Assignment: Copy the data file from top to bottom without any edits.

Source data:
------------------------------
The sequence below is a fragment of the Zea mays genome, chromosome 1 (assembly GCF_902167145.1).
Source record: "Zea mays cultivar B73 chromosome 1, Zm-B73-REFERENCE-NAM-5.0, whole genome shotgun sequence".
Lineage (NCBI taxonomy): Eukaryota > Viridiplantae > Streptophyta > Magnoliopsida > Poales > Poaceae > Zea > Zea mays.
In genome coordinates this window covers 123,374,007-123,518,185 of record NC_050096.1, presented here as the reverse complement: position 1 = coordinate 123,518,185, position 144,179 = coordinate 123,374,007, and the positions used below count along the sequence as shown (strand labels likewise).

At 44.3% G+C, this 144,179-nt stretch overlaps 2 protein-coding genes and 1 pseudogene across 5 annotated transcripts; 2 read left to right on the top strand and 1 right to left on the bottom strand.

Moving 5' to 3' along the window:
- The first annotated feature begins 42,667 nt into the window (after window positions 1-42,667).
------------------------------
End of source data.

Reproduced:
The sequence below is a fragment of the Zea mays genome, chromosome 1 (assembly GCF_902167145.1).
Source record: "Zea mays cultivar B73 chromosome 1, Zm-B73-REFERENCE-NAM-5.0, whole genome shotgun sequence".
Lineage (NCBI taxonomy): Eukaryota > Viridiplantae > Streptophyta > Magnoliopsida > Poales > Poaceae > Zea > Zea mays.
In genome coordinates this window covers 123,374,007-123,518,185 of record NC_050096.1, presented here as the reverse complement: position 1 = coordinate 123,518,185, position 144,179 = coordinate 123,374,007, and the positions used below count along the sequence as shown (strand labels likewise).

At 44.3% G+C, this 144,179-nt stretch overlaps 2 protein-coding genes and 1 pseudogene across 5 annotated transcripts; 2 read left to right on the top strand and 1 right to left on the bottom strand.

Moving 5' to 3' along the window:
- The first annotated feature begins 42,667 nt into the window (after window positions 1-42,667).